How The Artist won over Hollywood
27 Feb 2012
Some of my friends on Facebook now trash The Artist. The silent movie that crashed the Oscar party is no longer the underdog. If that doesn’t call for celebration, call me Brad.
You didn’t need to know the films to see nostalgia was the thing.
Gwyneth Paltrow in a pure white Tom Ford dress and Angelina Jolie in black velvet Versace were among many female stars who literally embodied the 1920′s and 1930′s inspiration that dominated the 84th Academy Awards show last night.
Martin Scorsese’s marvelous Hugo travels back to Paris of the 1930′s and celebrates legendary filmmaker and magician Georges Méliès. And Woody Allen’s sweet and funny Midnight in Paris explores the French capital at the time of the sexy 1920′s of the avant-garde. But despite the grand old American filmmakers whose movies were nominated for best film alongside Steven Spielberg’s War Horse and Moneyball, which Brad Pitt produced, it was the actual French film that won.
Today, it may not come as a surprise that The Artist won the top prizes. It was rumoured to be the favorite since the nominations were announced.
Still, the fact is rather astonishing, that a silent movie shot in black and white wins the top Oscar prizes, including ‘best actor’ for Jean Dujardin, a prize everyone thought would go to George Clooney for his performance in The Descendants or to Brad Pitt for his ditto in Moneyball. In fact, it was the feeling of many, that this was Brad Pitt’s hour.
Recently, gossip sources speculated that Angelina Jolie was annoyed with his stealing attention from her directorial debut In the Land of Blood and Honey, when showcasing a bad knee and carrying a cane to the Golden Globes, where her film was nominated. Yesterday she made sure it was her leg the photographers would focus on by sporting a giant vent in her gown. Anyway, back to The Artist.
Set in Hollywood in the 1920′s and 30′s Michel Hazanavicius’ silent movie is in many ways a tribute to the past, channeling the glamour and grace of old school movie-making. But, there’s much more to The Artist than pleasure of nostalgia.
“So, why does a silent, black and white French picture win the Oscar for best film in the year 2012?” I was asked this morning on Danish Radio P1. To me the answer is obvious.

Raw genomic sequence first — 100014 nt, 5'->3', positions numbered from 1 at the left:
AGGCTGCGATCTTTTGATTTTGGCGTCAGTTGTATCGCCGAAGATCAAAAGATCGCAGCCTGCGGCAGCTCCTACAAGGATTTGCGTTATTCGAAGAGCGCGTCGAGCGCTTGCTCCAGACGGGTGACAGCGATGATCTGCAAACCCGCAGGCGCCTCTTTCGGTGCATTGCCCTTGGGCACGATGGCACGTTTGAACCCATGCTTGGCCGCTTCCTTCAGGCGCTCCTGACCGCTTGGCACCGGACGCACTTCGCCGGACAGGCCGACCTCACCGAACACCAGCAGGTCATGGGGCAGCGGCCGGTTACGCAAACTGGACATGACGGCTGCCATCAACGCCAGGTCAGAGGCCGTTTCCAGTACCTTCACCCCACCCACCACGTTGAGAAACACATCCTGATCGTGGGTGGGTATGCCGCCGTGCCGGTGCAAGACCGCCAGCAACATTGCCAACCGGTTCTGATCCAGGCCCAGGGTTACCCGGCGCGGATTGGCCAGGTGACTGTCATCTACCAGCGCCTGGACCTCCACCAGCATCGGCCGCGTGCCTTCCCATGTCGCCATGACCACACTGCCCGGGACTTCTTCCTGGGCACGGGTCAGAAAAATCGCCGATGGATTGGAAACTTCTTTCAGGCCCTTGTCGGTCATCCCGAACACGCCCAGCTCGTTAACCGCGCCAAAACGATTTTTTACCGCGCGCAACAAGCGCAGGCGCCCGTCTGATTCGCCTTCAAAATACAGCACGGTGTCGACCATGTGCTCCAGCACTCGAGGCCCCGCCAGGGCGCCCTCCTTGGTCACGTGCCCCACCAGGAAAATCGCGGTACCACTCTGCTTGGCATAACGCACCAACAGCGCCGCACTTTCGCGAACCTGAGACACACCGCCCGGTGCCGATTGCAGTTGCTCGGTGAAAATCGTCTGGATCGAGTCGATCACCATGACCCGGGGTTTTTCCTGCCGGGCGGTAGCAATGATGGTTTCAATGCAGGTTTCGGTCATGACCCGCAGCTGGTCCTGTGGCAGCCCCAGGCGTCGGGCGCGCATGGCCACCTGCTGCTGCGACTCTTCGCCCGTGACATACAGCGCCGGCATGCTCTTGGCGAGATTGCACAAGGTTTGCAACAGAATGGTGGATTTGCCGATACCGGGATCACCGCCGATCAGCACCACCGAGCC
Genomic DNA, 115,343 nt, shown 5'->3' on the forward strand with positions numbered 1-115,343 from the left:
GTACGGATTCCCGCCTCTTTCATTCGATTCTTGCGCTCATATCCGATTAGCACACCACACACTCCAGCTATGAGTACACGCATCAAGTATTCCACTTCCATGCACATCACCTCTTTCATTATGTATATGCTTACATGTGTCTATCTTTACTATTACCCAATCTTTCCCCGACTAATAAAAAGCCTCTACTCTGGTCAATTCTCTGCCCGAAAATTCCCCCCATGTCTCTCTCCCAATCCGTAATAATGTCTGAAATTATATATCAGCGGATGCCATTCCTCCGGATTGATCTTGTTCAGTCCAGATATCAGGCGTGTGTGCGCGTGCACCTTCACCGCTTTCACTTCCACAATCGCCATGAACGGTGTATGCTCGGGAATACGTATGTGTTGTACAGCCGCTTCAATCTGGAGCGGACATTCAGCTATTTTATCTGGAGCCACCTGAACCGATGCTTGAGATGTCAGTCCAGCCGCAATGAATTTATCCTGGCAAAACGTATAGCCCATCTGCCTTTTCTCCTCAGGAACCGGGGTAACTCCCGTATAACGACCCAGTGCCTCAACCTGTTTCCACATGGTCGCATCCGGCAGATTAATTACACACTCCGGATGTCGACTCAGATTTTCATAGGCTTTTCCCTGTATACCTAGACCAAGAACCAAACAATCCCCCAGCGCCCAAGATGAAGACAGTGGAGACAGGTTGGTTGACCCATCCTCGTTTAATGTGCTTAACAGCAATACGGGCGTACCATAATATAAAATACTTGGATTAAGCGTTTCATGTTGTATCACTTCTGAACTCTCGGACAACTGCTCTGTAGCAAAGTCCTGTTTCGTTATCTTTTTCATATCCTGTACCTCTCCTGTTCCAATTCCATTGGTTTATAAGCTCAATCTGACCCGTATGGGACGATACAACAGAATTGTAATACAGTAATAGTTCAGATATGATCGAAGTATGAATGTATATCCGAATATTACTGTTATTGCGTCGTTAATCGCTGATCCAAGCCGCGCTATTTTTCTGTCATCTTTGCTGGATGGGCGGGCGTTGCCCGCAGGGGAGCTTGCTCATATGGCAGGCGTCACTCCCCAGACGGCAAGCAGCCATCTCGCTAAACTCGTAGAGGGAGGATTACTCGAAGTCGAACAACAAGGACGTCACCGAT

We enjoy advanced technology and 3-D effects that makes it possible to orchestrate great war scenes and digitally construct entire planets authentically. It’s not to much use however, if the script has no charisma.
Michel Hazanavicius wrote The Artist, when James Camerons Avatar was being advertised like a new miracle-drug. Sadly, the visually stunning film had a story, that felt recycled.
One of the secrets to the succes of The Artist is that its producer Thomas Langmann gained access to Hollywood for the film’s shoot, and managed to get an American crew. Let’s not forget who votes at the Oscars. Why the Hollywood crew fell in love with the film, however, has to do with oldfashioned storytelling.
We may have come a long way since the era of silent films. When it comes to technology. But when it comes to telling a story and create filmmaking that speaks to our hearts, we can learn quite a bit from the masters of that era.
A few months ago, I watched Charles Chaplin’s The Kid with my 5 year old son. He is up-to-date and saw Tintin twice, but he was spellbound by Chaplin’s silent classic. Great storytelling was the key to succes at the time of the little tramp, and it is now.
I may celebrate, that the fabulous Lady Streep finally won again. I may mourn that Michael Fassbender was not nominated for his unforgettable sexaddict in Shame. And I may feel a bit sorry for this years double losers George Clooney and Brad Pitt, who each went home with two unused speeches last night. But, I will never forget the year, The Oscar went to The Artist.
Contemporary tv-shows like Sopranos, Mad Men and The Wire has proved how great things can happen when you let the writer be the star. This years’ best movie is The Artist. But the story is king.